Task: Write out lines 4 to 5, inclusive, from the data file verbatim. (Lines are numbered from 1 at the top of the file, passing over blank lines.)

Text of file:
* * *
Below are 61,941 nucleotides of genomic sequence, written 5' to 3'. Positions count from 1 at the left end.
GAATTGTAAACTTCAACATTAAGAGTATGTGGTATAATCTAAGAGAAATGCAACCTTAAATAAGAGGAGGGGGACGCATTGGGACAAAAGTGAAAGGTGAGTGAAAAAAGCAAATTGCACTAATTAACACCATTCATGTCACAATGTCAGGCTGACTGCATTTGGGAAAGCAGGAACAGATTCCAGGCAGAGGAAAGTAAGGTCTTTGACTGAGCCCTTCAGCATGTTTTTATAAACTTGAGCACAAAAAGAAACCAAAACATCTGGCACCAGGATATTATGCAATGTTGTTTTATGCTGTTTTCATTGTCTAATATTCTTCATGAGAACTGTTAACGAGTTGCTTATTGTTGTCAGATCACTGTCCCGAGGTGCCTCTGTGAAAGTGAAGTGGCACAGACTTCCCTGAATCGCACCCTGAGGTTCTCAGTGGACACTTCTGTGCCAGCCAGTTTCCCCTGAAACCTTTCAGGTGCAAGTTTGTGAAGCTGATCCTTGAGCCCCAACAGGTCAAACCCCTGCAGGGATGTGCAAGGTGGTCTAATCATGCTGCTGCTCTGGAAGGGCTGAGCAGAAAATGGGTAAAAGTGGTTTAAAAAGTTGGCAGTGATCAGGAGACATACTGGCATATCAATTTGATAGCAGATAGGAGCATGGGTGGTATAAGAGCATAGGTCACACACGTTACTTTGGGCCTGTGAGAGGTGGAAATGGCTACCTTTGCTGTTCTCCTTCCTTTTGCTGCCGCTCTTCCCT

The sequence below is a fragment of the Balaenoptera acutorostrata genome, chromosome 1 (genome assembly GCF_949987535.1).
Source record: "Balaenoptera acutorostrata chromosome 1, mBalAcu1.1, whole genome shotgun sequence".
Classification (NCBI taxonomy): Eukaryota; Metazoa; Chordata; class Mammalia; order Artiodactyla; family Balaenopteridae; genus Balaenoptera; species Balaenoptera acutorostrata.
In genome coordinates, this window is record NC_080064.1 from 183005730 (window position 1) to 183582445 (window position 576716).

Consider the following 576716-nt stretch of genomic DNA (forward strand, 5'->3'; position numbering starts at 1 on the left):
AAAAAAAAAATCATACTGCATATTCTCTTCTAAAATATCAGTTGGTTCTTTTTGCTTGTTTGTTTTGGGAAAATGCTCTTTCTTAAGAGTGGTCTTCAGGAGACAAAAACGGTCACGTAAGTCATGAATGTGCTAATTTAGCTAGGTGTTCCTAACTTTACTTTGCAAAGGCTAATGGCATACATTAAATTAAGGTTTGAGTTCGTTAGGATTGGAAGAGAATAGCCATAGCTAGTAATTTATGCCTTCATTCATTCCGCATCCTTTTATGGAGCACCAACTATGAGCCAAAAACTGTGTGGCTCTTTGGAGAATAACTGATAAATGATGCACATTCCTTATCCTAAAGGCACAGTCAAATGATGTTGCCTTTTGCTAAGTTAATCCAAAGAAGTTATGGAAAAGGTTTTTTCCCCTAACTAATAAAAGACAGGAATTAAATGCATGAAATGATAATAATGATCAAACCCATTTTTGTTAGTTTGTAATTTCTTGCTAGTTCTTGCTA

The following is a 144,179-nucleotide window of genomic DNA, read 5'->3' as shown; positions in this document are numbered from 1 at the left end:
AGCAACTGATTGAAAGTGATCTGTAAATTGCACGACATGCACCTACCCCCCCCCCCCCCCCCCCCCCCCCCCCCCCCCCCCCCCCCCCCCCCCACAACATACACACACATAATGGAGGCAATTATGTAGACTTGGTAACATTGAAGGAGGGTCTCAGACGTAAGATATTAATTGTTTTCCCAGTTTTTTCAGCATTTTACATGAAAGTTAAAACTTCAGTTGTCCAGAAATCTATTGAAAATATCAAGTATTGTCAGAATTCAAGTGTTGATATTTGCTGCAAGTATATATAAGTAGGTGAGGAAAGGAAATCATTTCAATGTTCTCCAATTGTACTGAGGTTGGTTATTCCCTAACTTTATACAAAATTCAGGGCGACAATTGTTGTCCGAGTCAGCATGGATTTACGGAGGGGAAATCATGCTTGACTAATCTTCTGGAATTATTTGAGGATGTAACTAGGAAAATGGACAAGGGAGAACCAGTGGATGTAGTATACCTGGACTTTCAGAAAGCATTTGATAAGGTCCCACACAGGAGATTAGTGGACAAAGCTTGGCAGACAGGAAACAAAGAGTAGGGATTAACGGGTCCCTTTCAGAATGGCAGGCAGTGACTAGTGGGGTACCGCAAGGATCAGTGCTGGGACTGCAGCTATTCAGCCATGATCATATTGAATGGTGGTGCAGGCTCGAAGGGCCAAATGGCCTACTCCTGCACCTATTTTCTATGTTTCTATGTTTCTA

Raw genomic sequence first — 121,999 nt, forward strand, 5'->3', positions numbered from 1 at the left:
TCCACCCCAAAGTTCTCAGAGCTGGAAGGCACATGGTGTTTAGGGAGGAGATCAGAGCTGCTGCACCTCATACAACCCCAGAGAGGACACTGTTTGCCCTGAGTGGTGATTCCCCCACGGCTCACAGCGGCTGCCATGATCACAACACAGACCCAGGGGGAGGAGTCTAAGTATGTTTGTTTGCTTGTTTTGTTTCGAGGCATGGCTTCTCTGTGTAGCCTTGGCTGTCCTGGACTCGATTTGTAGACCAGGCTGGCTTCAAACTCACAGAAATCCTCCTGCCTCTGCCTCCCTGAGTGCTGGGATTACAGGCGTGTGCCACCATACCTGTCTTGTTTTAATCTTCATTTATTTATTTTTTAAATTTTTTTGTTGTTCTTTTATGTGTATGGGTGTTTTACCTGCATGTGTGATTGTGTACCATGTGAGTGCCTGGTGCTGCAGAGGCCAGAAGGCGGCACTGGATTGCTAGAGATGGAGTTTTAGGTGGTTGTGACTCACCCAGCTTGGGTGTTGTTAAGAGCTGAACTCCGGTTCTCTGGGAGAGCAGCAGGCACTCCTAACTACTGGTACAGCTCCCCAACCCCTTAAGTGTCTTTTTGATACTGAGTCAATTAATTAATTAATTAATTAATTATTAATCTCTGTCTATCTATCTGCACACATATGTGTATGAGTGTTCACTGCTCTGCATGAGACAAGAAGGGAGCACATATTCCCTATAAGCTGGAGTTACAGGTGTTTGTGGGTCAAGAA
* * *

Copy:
Source record: "Balaenoptera acutorostrata chromosome 1, mBalAcu1.1, whole genome shotgun sequence".
Classification (NCBI taxonomy): Eukaryota; Metazoa; Chordata; class Mammalia; order Artiodactyla; family Balaenopteridae; genus Balaenoptera; species Balaenoptera acutorostrata.